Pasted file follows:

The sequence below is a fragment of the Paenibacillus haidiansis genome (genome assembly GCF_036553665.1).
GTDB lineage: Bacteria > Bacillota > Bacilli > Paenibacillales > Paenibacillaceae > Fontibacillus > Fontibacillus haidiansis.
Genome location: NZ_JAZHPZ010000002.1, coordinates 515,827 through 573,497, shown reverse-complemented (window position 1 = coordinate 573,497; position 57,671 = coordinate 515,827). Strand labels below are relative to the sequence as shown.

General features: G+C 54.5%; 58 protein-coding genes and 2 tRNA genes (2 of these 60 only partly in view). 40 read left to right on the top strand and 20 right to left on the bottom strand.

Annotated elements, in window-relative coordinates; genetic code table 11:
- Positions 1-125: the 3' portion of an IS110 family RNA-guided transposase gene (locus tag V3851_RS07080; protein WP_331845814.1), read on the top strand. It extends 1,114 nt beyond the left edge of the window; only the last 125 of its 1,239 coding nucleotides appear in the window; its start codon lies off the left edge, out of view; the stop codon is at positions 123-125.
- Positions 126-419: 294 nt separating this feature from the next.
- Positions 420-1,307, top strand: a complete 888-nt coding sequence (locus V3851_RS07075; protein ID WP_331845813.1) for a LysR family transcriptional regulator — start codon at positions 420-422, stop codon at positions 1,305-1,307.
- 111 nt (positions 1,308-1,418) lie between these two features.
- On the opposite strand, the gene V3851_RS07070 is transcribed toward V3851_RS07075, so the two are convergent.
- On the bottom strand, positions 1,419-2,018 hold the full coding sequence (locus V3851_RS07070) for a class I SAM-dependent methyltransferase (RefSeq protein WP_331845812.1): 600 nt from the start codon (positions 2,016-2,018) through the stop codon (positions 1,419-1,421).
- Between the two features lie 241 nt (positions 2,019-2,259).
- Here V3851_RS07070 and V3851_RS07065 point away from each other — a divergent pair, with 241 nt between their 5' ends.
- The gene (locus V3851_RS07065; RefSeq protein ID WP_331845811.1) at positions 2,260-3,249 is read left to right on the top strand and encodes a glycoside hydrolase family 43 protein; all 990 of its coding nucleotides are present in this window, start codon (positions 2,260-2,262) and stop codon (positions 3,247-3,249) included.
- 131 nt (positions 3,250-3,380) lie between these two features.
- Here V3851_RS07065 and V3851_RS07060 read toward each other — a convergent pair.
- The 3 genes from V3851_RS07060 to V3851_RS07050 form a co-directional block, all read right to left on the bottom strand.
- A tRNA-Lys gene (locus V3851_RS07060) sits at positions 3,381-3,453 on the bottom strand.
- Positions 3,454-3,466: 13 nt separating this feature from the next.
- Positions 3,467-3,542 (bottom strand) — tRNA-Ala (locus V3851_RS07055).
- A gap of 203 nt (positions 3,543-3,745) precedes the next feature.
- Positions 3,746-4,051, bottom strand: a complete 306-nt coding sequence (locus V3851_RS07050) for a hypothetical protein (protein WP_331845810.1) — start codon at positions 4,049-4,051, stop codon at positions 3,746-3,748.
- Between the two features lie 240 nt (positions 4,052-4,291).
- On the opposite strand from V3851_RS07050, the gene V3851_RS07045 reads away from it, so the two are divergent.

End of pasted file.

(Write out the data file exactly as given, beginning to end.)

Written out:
The sequence below is a fragment of the Paenibacillus haidiansis genome (genome assembly GCF_036553665.1).
GTDB lineage: Bacteria > Bacillota > Bacilli > Paenibacillales > Paenibacillaceae > Fontibacillus > Fontibacillus haidiansis.
Genome location: NZ_JAZHPZ010000002.1, coordinates 515,827 through 573,497, shown reverse-complemented (window position 1 = coordinate 573,497; position 57,671 = coordinate 515,827). Strand labels below are relative to the sequence as shown.

General features: G+C 54.5%; 58 protein-coding genes and 2 tRNA genes (2 of these 60 only partly in view). 40 read left to right on the top strand and 20 right to left on the bottom strand.

Annotated elements, in window-relative coordinates; genetic code table 11:
- Positions 1-125: the 3' portion of an IS110 family RNA-guided transposase gene (locus tag V3851_RS07080; protein WP_331845814.1), read on the top strand. It extends 1,114 nt beyond the left edge of the window; only the last 125 of its 1,239 coding nucleotides appear in the window; its start codon lies off the left edge, out of view; the stop codon is at positions 123-125.
- Positions 126-419: 294 nt separating this feature from the next.
- Positions 420-1,307, top strand: a complete 888-nt coding sequence (locus V3851_RS07075; protein ID WP_331845813.1) for a LysR family transcriptional regulator — start codon at positions 420-422, stop codon at positions 1,305-1,307.
- 111 nt (positions 1,308-1,418) lie between these two features.
- On the opposite strand, the gene V3851_RS07070 is transcribed toward V3851_RS07075, so the two are convergent.
- On the bottom strand, positions 1,419-2,018 hold the full coding sequence (locus V3851_RS07070) for a class I SAM-dependent methyltransferase (RefSeq protein WP_331845812.1): 600 nt from the start codon (positions 2,016-2,018) through the stop codon (positions 1,419-1,421).
- Between the two features lie 241 nt (positions 2,019-2,259).
- Here V3851_RS07070 and V3851_RS07065 point away from each other — a divergent pair, with 241 nt between their 5' ends.
- The gene (locus V3851_RS07065; RefSeq protein ID WP_331845811.1) at positions 2,260-3,249 is read left to right on the top strand and encodes a glycoside hydrolase family 43 protein; all 990 of its coding nucleotides are present in this window, start codon (positions 2,260-2,262) and stop codon (positions 3,247-3,249) included.
- 131 nt (positions 3,250-3,380) lie between these two features.
- Here V3851_RS07065 and V3851_RS07060 read toward each other — a convergent pair.
- The 3 genes from V3851_RS07060 to V3851_RS07050 form a co-directional block, all read right to left on the bottom strand.
- A tRNA-Lys gene (locus V3851_RS07060) sits at positions 3,381-3,453 on the bottom strand.
- Positions 3,454-3,466: 13 nt separating this feature from the next.
- Positions 3,467-3,542 (bottom strand) — tRNA-Ala (locus V3851_RS07055).
- A gap of 203 nt (positions 3,543-3,745) precedes the next feature.
- Positions 3,746-4,051, bottom strand: a complete 306-nt coding sequence (locus V3851_RS07050) for a hypothetical protein (protein WP_331845810.1) — start codon at positions 4,049-4,051, stop codon at positions 3,746-3,748.
- Between the two features lie 240 nt (positions 4,052-4,291).
- On the opposite strand from V3851_RS07050, the gene V3851_RS07045 reads away from it, so the two are divergent.